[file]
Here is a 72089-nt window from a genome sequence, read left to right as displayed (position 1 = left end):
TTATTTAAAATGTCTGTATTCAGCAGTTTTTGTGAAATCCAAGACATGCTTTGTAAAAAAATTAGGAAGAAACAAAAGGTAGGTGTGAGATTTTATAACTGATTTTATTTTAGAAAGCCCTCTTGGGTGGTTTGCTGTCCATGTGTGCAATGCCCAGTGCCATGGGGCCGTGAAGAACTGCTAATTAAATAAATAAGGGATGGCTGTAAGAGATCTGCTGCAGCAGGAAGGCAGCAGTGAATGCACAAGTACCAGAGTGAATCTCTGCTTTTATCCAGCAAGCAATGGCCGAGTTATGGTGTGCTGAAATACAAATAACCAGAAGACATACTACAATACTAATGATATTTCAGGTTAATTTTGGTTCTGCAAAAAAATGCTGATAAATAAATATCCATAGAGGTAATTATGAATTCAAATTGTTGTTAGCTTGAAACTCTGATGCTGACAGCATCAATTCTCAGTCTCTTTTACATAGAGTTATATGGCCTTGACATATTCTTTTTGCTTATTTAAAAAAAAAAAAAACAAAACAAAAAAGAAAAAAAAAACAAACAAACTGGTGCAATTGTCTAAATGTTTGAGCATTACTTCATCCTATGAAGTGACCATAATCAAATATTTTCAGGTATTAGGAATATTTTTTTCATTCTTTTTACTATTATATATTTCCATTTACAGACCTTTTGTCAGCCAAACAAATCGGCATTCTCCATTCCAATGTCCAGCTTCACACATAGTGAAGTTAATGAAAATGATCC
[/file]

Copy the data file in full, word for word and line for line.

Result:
Here is a 72089-nt window from a genome sequence, read left to right as displayed (position 1 = left end):
TTATTTAAAATGTCTGTATTCAGCAGTTTTTGTGAAATCCAAGACATGCTTTGTAAAAAAATTAGGAAGAAACAAAAGGTAGGTGTGAGATTTTATAACTGATTTTATTTTAGAAAGCCCTCTTGGGTGGTTTGCTGTCCATGTGTGCAATGCCCAGTGCCATGGGGCCGTGAAGAACTGCTAATTAAATAAATAAGGGATGGCTGTAAGAGATCTGCTGCAGCAGGAAGGCAGCAGTGAATGCACAAGTACCAGAGTGAATCTCTGCTTTTATCCAGCAAGCAATGGCCGAGTTATGGTGTGCTGAAATACAAATAACCAGAAGACATACTACAATACTAATGATATTTCAGGTTAATTTTGGTTCTGCAAAAAAATGCTGATAAATAAATATCCATAGAGGTAATTATGAATTCAAATTGTTGTTAGCTTGAAACTCTGATGCTGACAGCATCAATTCTCAGTCTCTTTTACATAGAGTTATATGGCCTTGACATATTCTTTTTGCTTATTTAAAAAAAAAAAAAACAAAACAAAAAAGAAAAAAAAAACAAACAAACTGGTGCAATTGTCTAAATGTTTGAGCATTACTTCATCCTATGAAGTGACCATAATCAAATATTTTCAGGTATTAGGAATATTTTTTTCATTCTTTTTACTATTATATATTTCCATTTACAGACCTTTTGTCAGCCAAACAAATCGGCATTCTCCATTCCAATGTCCAGCTTCACACATAGTGAAGTTAATGAAAATGATCC